Wheat growers need help in assessing resistant weeds
In the Northern Plains, recently noted resistant weeds include ACCase-resistant green foxtail and ALS-resistant kochia. “We’ve also been trying to manage and control ACCase-and ALS-resistant wild oat biotypes for several years now, and that’s the major concern today,” said Kirk Howatt, Ph.D., associate professor at North Dakota State University. “In terms of broadleaf weeds, the control we achieve is typically strong with products we currently have available for use in cereals, but we do have weeds like kochia that are becoming increasingly tolerant to various modes of action. We’re also seeing glyphosate resistance with ragweed and water hemp,” Howatt explained.
Howatt encourages keeping a close eye on weed species becoming increasingly tolerant to herbicides that once offered complete control, as well as evaluating a long-term strategy for greater return on investments over several years. “Preventive management solutions, or ‘the Cadillac treatment’ may cost more in the short-term,” he said, “but they help set the stage for a long-term gain and guard against potentially expensive problems before they occur.”
Start with a Competitive Crop
When problem weeds cannot be controlled by a previously effective herbicide, there is enhanced weed-crop competition for water, nutrients and light. “Weed scientists recommend growers use all the tools available to them in the most effective way possible,” Thill said. “The number one method of weed control is growing a competitive crop. If you begin with that, and you do all the right things to ensure the crop is aggressive and strong, weed control will be simpler to manage,” he added.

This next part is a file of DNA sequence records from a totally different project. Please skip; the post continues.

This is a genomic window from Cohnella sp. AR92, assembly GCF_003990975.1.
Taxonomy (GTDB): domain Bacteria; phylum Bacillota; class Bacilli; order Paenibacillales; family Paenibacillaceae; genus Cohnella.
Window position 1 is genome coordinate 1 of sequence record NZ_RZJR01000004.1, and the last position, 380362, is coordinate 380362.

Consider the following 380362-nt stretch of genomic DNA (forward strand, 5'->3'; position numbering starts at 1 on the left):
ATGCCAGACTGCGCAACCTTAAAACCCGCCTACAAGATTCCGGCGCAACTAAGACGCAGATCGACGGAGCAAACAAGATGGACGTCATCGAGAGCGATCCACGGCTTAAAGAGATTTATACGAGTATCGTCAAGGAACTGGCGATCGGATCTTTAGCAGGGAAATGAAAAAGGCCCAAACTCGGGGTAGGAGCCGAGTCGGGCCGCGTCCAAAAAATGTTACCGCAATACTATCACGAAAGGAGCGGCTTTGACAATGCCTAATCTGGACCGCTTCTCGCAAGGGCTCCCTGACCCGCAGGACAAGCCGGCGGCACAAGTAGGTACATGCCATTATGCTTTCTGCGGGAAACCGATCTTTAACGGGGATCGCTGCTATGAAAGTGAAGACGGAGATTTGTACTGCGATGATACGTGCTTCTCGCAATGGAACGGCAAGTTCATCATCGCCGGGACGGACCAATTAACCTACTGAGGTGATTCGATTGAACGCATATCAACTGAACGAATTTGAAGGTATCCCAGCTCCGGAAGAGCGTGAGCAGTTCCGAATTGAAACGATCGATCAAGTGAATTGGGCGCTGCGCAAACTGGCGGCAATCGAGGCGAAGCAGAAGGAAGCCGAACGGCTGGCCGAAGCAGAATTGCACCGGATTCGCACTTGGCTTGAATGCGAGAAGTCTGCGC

“Select the right varieties, plant at the right time and at the right depth, use the proper seeding rate and adjust for correct spacing; these agronomic practices can be followed by all growers to get the crop off to a healthy start,” he said. In addition, seed treatment insecticide and seed treatment fungicide help ensure optimum root health, stand establishment, increased vigor, maximum yield potential, as well as offer protection against the trifecta of yield-robing diseases Rhizoctonia, Pythium and Fusarium in cereals.
Alternate, alternate, alternate
Over-reliance on the same herbicide mode of action is one of the key contributors to the growing problem. Experts say there is no substitute for alternating herbicides with different modes of action and chemical classes in the fight against resistance. “Yields can increase significantly with proper herbicide management,” said Howatt. “It’s unreliable and not recommended to cut labeled herbicide rates,” he added. For most effective management, be sure to use sequential applications and/or tank mixtures of herbicides with different modes of action; apply herbicides at the full label rate and at the proper growth stage; extend the range of available herbicides by employing a diverse crop/fallow rotation; and prevent weed escapes from producing seed by controlling weeds early on.